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Roof Down

Although green roofs are all the rage in Europe, many people out west might not have ever heard of them. “A synonym would be a vegetative roof; in some areas, they call them eco roofs,” explains Mark Fusco, senior horticulturalist for the Denver Botanic Gardens. It’s pretty much exactly what it sounds like: roofs supplemented with a soil-replacing planting media and supporting plant life on tops of buildings. The point is to reduce heating and cooling costs and decrease stormwater runoff.

The DBG has its own green roof; it’s being used to research which of some fifty different species of plants are best for our Colorado climate. Today, the Gardens hosts the first annual Green Roofs for the West Symposium, taking place from 8 a.m. to 5 p.m.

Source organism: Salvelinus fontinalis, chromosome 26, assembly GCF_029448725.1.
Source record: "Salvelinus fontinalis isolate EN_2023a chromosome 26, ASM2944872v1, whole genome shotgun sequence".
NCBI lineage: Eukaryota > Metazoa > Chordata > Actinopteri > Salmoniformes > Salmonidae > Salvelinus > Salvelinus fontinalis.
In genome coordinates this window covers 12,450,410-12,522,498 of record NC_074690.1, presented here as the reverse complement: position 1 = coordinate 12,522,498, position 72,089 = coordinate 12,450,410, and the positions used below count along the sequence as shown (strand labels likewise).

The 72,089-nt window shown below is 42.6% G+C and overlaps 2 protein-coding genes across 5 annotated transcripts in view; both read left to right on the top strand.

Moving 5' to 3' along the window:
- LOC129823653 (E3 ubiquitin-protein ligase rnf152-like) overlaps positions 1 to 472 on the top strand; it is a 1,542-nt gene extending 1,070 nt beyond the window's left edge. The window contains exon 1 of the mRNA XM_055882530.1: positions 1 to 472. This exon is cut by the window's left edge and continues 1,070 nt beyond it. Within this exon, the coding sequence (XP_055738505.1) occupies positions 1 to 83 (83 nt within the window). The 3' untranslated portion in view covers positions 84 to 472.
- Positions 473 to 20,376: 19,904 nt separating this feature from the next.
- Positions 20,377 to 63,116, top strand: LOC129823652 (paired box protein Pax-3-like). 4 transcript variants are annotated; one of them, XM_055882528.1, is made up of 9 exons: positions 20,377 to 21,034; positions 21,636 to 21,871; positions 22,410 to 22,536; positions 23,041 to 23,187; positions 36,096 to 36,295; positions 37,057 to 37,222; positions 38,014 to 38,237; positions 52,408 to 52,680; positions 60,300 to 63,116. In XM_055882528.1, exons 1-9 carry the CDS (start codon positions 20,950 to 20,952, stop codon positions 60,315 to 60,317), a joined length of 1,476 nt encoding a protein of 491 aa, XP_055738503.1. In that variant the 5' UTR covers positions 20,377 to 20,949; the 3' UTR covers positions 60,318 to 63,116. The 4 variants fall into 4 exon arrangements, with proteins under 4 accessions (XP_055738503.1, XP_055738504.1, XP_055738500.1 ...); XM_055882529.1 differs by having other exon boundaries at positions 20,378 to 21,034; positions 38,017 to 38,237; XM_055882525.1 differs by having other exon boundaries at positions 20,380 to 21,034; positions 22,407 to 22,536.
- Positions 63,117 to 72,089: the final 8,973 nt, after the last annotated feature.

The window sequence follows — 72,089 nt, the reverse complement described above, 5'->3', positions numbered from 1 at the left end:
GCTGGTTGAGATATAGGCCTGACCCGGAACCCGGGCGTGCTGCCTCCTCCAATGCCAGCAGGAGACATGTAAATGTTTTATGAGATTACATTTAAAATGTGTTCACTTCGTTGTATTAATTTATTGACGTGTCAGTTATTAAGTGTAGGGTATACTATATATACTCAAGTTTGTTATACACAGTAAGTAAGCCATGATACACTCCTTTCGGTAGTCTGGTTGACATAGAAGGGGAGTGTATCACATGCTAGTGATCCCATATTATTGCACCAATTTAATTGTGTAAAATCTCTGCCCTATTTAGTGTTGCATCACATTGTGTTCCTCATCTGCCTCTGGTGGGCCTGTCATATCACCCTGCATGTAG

“We will be covering a little bit of research on the functionality of green roofs and how they go far beyond the aesthetic,” Fusco says. “We’ll be covering the design of a green roof, how it’s designed and how they could be designed in the future, with a focus on what are the requirements for the Western states that make them a little bit different than green roofs in New York or Chicago.”

The symposium costs $125 in advance and $140 at the door; student tickets (with valid ID) are available for $30, and all tickets include breakfast, lunch and beverages. The Gardens are at 1005 York Steet; call 720-865-3500 or visit To learn more about green roofs in Colorado, visit
Thu., June 18, 8 a.m.-5 p.m., 2009


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